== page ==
By pot for pets, I don’t mean rolling a joint and sharing it with your fur baby. Although that would be cool and all, it would undoubtedly do more harm than good. But that doesn’t mean your little, or even massive companion can’t still benefit from cannabis. In fact, the plant can be just as beneficial for pets as it is humans.
Not only does cannabis have the potential to improve the quality of life for dogs and cats, but also horses. However, there are risks involved as well. With that being said, there’s a lot to consider before attempting to administer cannabis to your pet. I decided to reach out to Tina Lathrop of Canna Companion, a company that produces hemp products for pets, and Avery Rose, owner of Love Grass, a cannabis company that also sells pet products, to learn more about the positives and negatives surrounding pot for pets. And to get their advice on what steps you should take before choosing such products for your animals.
Cannabis can benefit cats, dogs, and even horses.
The goal of pot for pets isn’t to get the animals high.
Instead, it’s all about allowing animals to receive the same medicinal benefits that humans derive from cannabinoids.
Canna Companion, in particular, creates hemp supplements designed for cats and dogs using not just one, but several parts of the cannabis plant. According to the company, “when the full spectrum of cannabinoids from the cannabis plant is used, as opposed to a single-compound only product, an increase in health benefits and a decrease in adverse effects are observed.”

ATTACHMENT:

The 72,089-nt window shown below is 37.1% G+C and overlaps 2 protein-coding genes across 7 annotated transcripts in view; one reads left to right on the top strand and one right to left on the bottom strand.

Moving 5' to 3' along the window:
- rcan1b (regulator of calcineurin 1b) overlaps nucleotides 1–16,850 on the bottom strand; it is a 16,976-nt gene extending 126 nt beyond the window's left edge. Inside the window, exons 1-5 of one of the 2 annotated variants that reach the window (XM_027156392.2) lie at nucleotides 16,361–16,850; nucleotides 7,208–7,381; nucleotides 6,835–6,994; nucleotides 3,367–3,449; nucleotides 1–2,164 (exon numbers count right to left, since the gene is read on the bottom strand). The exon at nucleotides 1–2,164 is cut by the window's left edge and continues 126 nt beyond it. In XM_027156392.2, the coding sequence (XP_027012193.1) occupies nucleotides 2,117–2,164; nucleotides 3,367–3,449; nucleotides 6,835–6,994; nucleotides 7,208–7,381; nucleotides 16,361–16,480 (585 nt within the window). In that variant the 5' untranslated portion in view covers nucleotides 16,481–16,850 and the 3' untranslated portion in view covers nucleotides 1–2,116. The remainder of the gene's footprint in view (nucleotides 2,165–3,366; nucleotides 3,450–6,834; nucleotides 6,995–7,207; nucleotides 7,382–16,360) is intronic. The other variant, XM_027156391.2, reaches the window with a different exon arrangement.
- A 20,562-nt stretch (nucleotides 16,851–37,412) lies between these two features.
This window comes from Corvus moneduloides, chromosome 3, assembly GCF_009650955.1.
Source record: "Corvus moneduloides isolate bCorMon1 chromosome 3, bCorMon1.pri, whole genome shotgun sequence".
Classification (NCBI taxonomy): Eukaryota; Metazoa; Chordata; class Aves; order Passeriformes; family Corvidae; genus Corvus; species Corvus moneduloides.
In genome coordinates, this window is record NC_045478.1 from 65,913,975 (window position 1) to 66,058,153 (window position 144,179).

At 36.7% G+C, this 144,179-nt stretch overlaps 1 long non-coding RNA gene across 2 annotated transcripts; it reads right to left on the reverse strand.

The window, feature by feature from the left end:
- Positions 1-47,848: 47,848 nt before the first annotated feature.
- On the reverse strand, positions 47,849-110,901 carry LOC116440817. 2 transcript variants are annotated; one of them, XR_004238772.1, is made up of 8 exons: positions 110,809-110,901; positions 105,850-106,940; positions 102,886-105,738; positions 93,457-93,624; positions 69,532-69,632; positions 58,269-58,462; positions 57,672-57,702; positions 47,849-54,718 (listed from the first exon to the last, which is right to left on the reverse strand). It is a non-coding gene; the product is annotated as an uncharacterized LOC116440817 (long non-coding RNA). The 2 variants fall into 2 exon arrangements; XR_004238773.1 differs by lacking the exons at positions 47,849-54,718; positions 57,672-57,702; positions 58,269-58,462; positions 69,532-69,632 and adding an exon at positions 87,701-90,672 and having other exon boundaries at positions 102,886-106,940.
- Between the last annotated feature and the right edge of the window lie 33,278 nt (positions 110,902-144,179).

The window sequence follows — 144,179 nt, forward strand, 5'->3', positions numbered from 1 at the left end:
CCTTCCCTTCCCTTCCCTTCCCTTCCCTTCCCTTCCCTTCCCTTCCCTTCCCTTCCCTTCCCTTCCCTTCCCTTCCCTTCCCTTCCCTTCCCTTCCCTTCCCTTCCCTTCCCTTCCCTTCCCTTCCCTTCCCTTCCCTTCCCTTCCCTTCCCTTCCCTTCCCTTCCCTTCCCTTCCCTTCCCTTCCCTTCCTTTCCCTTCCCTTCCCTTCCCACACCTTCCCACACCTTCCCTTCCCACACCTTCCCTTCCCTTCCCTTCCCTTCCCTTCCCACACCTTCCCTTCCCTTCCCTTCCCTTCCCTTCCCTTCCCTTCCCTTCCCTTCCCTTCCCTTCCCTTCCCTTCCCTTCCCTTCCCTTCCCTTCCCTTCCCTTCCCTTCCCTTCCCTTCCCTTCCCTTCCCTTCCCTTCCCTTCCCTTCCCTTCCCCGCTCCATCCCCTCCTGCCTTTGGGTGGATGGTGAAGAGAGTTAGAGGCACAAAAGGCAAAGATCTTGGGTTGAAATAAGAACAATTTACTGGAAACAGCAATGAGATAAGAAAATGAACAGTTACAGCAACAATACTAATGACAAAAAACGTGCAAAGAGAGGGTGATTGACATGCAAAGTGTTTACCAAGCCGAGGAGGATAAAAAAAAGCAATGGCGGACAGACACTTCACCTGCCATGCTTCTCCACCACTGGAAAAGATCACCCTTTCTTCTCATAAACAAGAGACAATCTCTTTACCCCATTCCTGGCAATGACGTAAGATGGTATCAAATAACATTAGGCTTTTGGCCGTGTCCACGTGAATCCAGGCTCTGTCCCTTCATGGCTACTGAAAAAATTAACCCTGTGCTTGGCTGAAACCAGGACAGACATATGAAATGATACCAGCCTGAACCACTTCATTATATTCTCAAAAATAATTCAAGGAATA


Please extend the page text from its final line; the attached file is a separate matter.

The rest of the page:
In addition to supporting healthy digestion in cats and dogs, Canna Companion‘s products support joint flexibility and mobility. Also, they help support your pet’s immune system and their normal functioning endocannabinoid system. Not to mention, they promote calm and relaxed demeanors and even provide comfort and care throughout the aging process.
Does cannabis affect dogs and cats differently?
“In short, cannabis products do not affect dogs or cats differently because the ECS functions the same in all mammals. Special variations in absorption and metabolism affect dosing, the frequency of administration, and the like,” says Tina. For example, “cats do well with less frequent administration, but their obligate carnivore status means they typically tolerate & require higher initial dosage.”
Along with cats and dogs, horses are among the mammals that can benefit from cannabis as well. In fact, horses have been benefiting from the herb for ages.
Administering cannabis to horses dates back as far as the days of the ancient Greeks.
According to the Journal of Cannabis Therapeutics, Greek writers “report the use of cannabis in treating horses-especially for dressing sores and wounds.” Ancient Greeks would rub dry cannabis leaves, or create a salve, and apply it the wound to speed up the healing process.
Avery of Love Grass, who happens to be responsible for creating the first-ever cannabis product for horses in California, says she’s even seen research that the US army has used cannabis in the past with horses to ease bloating and skin problems. She also shared a remarkable success story with me about how her product for horses, in particular, quite literally saved a life,
“A few weeks ago I received a phone call from a dispensary in Los Angeles that carries Love Grass. They told me that a customer had just come into the shop to report that Love Grass saved her horse’s life. Her 27-year-old horse was having daily seizures and was on many prescription pills a day with no success and lots of side effects. In a last effort before euthanizing her horse, she bought our horse product and gave it a try. Three weeks later she entered the shop with tears in her eyes, her horse came back to life and is seizure free.”